The German Navy could, perhaps, control the Baltic Sea, one of Germany’s major sources of war-making materiel and the nautical gateway to the Russian capital of St. Petersburg. Some historians argue that would have been a better focus of effort for the High Seas Fleet. It’s hard to gainsay such claims considering the fleet’s lackluster performance in the Great War.
But to wage a Battle of the Atlantic, cutting the sea-lanes linking Europe with North America, the navy needed to outflank the British Isles to the south or north. That meant seizing ports in France, Norway, or preferably both. Direct access to Atlantic hunting grounds would have let the submarine fleet and surface raiders disperse along critical British sea routes in large numbers without making long, distended voyages or eluding Royal Navy anti-submarine units. More, fresher boats on station makes for a more lethal fighting force—and better prospects for victory.
German mariners did learn. It’s no accident that Germany wrested seaports from France and Norway in 1940—abetting its anti-access strategy vis-á-vis the British Empire and subsequently the United States. German strategy for World War II offered silent testament to Wolfgang Wegener’s reasoning. Germany had to bolster its strategic position in Europe to win in the Atlantic.
Go Asymmetric Early:
To win a Battle of the Atlantic, officialdom should have configured the fleet for asymmetric combat. What if Berlin had turned German naval architects and shipwrights loose mass-producing submarines and torpedo craft instead of sluicing vast resources into battleship and battlecruiser construction, in a bid to win a fleet engagement Germany had no reason to fight? Had it done so, the navy would have boasted far more boats to assail British merchantmen crisscrossing the Atlantic. And they would have been more sophisticated boats in all likelihood. German engineering ingenuity would have hastened the technological revolution that threatened to nullify the battleship’s supremacy. What’s not to like for a submariner?
Manage the Balance of Strategic Resolve:
Better yet, foregoing a battleship race would have complicated Britain’s decision for war in 1914. Winston Churchill opined that every rivet hammered into a German dreadnought helped unify British society for strategic competition against the Reich. It’s doubtful submarine construction would have galvanized sentiment the same way. Battleships commanded the affections of seamen, political elites, and ordinary folk alike. Subs were small, unglamorous, and largely untried in high-seas action. Alfred Thayer Mahan’s many followers had a zest for battleships. There was no Mahan of subsurface warfare, no publicist for this emerging technology. They appeared less fearsome, and thus less provocative. In short, submarines were less apt to fuel strategic competition. Germany could have exploited this blind spot.
It would go too far to claim that building an asymmetric navy would have kept Britain out of the war altogether. Intervention was probably inevitable once German forces overran Belgium, opposite Britain’s Channel coast. The military offensive crossed a red-line. Still, refusing to fire Britons’ competitive instincts—Wegener claimed these empire-builders had seawater coursing through their veins—may have left London waffling at the outbreak of war. An ambivalent foe is an indifferent competitor and an easier foe to cow. An asymmetric fleet, then, would have equipped the German Navy better for the Battle of the Atlantic while drawing some of the venom out of Anglo-German enmity. Advantage: Berlin.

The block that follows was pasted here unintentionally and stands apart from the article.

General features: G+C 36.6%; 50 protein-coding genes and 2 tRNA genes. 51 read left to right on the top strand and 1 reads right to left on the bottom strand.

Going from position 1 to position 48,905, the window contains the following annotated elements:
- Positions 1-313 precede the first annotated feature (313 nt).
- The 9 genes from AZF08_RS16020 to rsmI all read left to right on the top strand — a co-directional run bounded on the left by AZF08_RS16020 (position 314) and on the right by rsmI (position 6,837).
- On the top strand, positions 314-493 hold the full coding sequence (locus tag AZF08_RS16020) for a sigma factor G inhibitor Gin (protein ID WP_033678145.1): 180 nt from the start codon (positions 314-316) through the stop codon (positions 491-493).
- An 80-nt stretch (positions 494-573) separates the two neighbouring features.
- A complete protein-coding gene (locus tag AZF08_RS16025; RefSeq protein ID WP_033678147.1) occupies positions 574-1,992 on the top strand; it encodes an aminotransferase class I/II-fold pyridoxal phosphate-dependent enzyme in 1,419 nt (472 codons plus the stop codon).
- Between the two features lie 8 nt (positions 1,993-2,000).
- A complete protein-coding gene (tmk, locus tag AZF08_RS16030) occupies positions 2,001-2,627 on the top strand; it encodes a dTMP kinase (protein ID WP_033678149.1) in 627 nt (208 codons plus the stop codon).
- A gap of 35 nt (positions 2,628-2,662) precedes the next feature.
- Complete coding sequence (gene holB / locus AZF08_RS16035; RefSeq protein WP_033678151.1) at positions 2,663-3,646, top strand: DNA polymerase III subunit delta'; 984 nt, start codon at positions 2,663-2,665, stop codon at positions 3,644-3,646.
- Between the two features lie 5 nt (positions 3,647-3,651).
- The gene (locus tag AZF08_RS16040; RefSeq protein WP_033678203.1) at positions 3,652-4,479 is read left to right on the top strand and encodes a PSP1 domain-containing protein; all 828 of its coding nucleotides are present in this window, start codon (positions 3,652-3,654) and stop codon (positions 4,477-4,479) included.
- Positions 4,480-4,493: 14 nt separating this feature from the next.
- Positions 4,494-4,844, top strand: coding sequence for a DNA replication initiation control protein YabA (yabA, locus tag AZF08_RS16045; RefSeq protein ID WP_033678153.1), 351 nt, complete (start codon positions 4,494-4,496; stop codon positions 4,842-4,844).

Don’t Resume Unrestricted Submarine Warfare:
Similarly, Berlin could have withheld a pretext for the United States to enter the war or wage it so furiously—namely, unrestricted submarine warfare. President Woodrow Wilson ran for reelection in 1916 on keeping America out of the Great War. Wilson’s campaign slogan appeared sincere. Yet German leaders’ decision to resume unrestricted operations in 1917 helped transform attitudes among Americans and their president almost overnight. This was an operational decision that reverberated up to high politics, to Germany’s sorrow.
By exercising self-restraint in undersea combat, German leaders could have conserved their enemies — and simplified U-boat commanders’ challenge. At a minimum Wilson would have found rallying the populace harder absent such a flagrant casus belli. Not adopting certain methods of naval warfare, then, could have helped Berlin stymie the expanded enemy alliance—and the massive fleet it would deploy—before it formed.
James Holmes holds the J. C. Wylie Chair of Maritime Strategy at the Naval War College and served on the faculty of the University of Georgia School of Public and International Affairs. A former U.S. Navy surface-warfare officer, he was the last gunnery officer in history to fire a battleship’s big guns in anger, during the first Gulf War in 1991.